Last week I wanted to teach the kids how to create a randomly colored shape, which (in Shoes) would use a fill color like this:

fill rgb(0..255.rand, 0..255.rand, 0..255.rand)

I figured they could easily grasp the random number syntax, but creating colors as a mix of red, green, and blue? They are used to primary colors of red, yellow and blue. It is totally weird that green and red make yellow, and downright amazing that red, green and blue make white. You have to be an old school graphics geek like me or someone who does stage lighting to have gained any intuition about how these kinds of colors mix. Most folks, elementary school students included, only have experience mixing colors with paint or dye, where red and green make brown. That is called “subtractive” color mixing. When we mix light (and pixel values), it is called additive color mixing.

To explain this, I put together a neat physical demonstration with the help of my friends, Paul & Glen, from Emotion Studios, and Janet from JCX Expendibles. (As a side note, I must say that if you live in San Francisco, enjoy this article and periodically need random materials for your crazy projects you must visit JCX on Harrison Street. It is awesome.)

My goal was to create three spots of color (red, green, and blue), then mix them to create white where they overlap. This looks much cooler in real life…

I ended up finding it could work using three Mini Maglight flashlights (about $14 each, which adds up but I figured I could use them for camping later). The front of each light is covered by a gel. I used the following colors from Lee Filters (the big sheets are $6 each, but I bet if you called them up they would send you a sampler). I used these colors:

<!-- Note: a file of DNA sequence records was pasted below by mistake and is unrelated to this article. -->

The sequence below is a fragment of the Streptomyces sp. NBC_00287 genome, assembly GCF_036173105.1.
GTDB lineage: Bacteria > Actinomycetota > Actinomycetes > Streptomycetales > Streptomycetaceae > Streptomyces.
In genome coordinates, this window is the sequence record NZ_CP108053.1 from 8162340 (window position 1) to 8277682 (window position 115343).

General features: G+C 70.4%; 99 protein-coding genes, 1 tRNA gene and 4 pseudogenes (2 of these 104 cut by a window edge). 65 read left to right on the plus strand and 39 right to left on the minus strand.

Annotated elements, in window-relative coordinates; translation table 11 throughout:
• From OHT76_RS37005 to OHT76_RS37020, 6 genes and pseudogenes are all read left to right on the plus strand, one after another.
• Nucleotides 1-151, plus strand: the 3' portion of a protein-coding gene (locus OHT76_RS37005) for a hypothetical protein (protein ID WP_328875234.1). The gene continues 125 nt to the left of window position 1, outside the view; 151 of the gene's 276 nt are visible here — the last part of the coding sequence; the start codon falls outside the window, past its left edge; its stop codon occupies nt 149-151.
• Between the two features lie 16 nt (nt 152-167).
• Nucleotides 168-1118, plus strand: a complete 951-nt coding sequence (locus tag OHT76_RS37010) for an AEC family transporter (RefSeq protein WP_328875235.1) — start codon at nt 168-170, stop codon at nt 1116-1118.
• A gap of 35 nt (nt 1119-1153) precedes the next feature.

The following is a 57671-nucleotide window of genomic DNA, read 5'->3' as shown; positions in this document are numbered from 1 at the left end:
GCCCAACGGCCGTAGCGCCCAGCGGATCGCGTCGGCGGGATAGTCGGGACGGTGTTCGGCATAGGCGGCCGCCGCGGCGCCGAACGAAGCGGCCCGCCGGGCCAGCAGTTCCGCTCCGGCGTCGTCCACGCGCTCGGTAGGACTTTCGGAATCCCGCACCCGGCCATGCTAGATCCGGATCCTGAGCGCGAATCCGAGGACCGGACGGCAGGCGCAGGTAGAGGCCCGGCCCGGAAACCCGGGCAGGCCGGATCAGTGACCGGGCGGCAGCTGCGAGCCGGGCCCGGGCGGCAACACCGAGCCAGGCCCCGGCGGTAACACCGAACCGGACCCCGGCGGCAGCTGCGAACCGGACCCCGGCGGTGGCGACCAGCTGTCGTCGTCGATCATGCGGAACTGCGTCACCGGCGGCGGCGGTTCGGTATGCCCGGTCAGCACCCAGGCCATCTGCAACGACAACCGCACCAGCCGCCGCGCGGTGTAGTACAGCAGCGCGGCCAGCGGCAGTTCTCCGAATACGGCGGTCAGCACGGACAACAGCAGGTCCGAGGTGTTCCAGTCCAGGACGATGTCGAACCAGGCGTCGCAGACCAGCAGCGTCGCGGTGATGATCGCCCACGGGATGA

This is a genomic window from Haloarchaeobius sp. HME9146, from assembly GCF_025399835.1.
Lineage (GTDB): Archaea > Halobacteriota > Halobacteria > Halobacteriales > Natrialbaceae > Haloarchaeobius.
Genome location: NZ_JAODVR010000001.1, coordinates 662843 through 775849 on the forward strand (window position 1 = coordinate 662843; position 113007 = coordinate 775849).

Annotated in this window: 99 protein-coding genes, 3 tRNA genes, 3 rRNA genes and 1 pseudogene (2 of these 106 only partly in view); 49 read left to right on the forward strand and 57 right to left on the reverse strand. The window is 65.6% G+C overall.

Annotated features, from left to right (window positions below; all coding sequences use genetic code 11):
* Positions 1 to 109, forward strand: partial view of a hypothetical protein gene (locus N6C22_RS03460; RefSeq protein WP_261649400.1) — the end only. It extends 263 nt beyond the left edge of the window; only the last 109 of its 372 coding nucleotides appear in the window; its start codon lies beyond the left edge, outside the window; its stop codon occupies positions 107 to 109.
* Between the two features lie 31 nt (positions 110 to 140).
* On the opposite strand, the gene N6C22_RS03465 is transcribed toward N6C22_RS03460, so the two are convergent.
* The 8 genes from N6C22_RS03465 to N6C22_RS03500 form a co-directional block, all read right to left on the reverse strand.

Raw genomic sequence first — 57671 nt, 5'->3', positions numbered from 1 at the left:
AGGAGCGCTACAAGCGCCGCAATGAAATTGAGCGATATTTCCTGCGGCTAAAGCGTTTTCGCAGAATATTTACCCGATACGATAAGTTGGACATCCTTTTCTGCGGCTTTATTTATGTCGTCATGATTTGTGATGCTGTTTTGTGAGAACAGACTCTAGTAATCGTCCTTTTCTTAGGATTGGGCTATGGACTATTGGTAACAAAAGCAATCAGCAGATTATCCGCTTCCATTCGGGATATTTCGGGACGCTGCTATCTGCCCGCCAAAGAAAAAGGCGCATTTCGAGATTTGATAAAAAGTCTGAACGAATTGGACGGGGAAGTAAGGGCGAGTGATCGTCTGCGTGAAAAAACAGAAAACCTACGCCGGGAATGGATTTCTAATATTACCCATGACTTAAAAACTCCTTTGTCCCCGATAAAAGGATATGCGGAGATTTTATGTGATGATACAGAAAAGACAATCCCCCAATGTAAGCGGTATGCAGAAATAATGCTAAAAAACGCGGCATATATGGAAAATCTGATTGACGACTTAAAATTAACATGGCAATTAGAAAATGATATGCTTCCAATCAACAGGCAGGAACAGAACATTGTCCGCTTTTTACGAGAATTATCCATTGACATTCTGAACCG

• Primary Green 139
  • Primary Red 106
  • Just Blue 079

I highly recommend this demonstration when teaching anyone about rgb color. This would even make a fun early physics experiment for first graders.

4 thoughts on “on understanding rgb color

  1. Pingback: teaching kids to code: lesson #2 | the evolving ultrasaurus

  2. Here’s an interesting question to ask kids (who hopefully have no preconceived notions): How would you sort colors? Give them a bunch of colors and ask them to put them ‘in order’. Next time, throw in some colors that vary in intensity or brightness and ask the same question.

    Obviously, there is no right answer. But it might be amusing to look at the rgb values of the colors after they are sorted to see if there is a pattern, and then to talk about other ways of describing color…

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